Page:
– A nightingale. (I admit, in a cage. It was the 17th century and the Emperor Kangxi was only seven years old when he inherited the throne. On that occasion, I was given him as a gift. During his sixty-one-year reign, I hung in his bedroom. We conferred on how to unify China, how to win obedience from Taiwan, Mongolia, Korea and how to stop the Russians. I also helped him write the introduction to the famous Kangxi dictionary. He always asked for my advice and I always responded. The Emperor understood my language perfectly. The second he died, I turned into a plume of smoke and dispersed through the bars of the cage.)

– A shaman in Buriatia. (I knew how to locate a patient’s lost soul and reunite it with its body. I got along well with the gods which was why they helped us during famine or drought. I could travel to heaven or to the depths of the earth and return again. My drums were my carriage, carrying me to other worlds. I served my people and they loved and feared me. The one time I was careless and got too close to the evil spirits, they possessed me and I couldn’t return to the earthly world. This pleased my disciple.)

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Rasa Aškinytė reads from her work

– A pig. (No typo; I was an ordinary, simple pig. You can easily guess my fate.)

– Louis Pasteur. (Yes, it was I, who in the 19th century discovered microorganisms and learned that they can be destroyed at high temperatures).

– (Led by Captain Ahab, Stubb, Queequeg, Tashtego, Daggoo, the other sailors and I set out to sea in the mighty Pequod to catch the Great White Whale. As you know, he destroyed our boat and we all drowned in the blue ocean depths. But I can’t complain; it was an interesting hunt and a great voyage.)

– The son of a woman from Earth and a male creature from another planet. (This life was utter nonsense. I lived on Earth, but was a stranger to everyone. I lived several hundred earthly years because time is calculated differently on my father’s planet; they live much longer there, and we all, as you know, inherit some things from our mothers, and some things from our fathers. I encountered all kinds of problems associated with these types of situations. I could not have any close friends; I was always moving from one place to another, so that nobody would guess what I was; I was afraid of telling the truth about myself. I was afraid to admit it to myself. (I can’t say from whom I inherited this feature). I would pretend that I had a strange disease and I even believed it myself for a while. During my long life I acquired a good education, amassed a great amount of wealth, loved countless women and men, made a lot of children, but they all died before I did. Finally I grew old. I died happy and alone in an abandoned castle in Montenegro. I left my wealth to a poor, young, lonely neighbour. Neither she nor I understood why.)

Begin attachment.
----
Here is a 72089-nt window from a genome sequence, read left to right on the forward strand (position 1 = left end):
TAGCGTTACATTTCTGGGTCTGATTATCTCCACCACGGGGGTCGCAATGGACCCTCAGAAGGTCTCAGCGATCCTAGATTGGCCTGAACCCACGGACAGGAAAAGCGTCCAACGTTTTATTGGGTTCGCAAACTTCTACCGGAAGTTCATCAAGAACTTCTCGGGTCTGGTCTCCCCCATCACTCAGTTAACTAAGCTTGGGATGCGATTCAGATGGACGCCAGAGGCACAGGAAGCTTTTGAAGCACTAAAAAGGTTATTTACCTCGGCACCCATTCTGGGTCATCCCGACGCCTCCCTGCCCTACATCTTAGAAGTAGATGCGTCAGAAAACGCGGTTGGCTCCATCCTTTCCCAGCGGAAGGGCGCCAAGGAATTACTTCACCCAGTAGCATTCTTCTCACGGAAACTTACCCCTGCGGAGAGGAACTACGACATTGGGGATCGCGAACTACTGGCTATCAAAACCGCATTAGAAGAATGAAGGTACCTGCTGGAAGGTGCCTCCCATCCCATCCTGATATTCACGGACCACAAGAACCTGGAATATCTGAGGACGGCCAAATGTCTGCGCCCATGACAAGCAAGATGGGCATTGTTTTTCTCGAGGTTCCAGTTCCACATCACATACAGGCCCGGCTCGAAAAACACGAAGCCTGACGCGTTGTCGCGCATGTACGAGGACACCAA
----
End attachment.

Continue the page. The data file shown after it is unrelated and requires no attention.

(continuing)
– In my most recent past life, I was a female prison guard. I worked with extremely hardened and dangerous criminals. (And, yes, I was cruel. I kicked and beat them – not as much as they needed, but as much as I wanted. Nobody controlled the guards, and prisons in those days were prisons, not spas. If one of the prisoners dared to make a peep or to resist my orders, I beat her to death. I didn’t know how else to behave with them. After all they were murderers; some had killed their own children. I won’t pretend that I tried to punish or rehabilitate them. I simply enjoyed the feeling of power. I enjoyed beating them until they were pieces of meat, kicking them until they stopped yelling and then, gurgling. I remember one especially well. She asked me to pity her. Her victim had probably begged the same of her, but I doubt she heeded her. Why should I pity herI beat her with all my heart. There is nothing to be done about it. That’s what I was like: calm, cold blooded, and unconquerable. I died young because those conspiring bitches stabbed me. They lured me into the cellar and cut my throat. All I remember is them watching my agony and laughing.)

– I am living, now, my twenty-eighth life and I am emptiness, although I often pretend I am a person.

– In my next life I will be an electric eel. (I don’t want to be, but it’s not my choice).

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The Easiest is available now from Noir Press. Check Deep Baltic tomorrow for an interview with Rasa Aškinytė.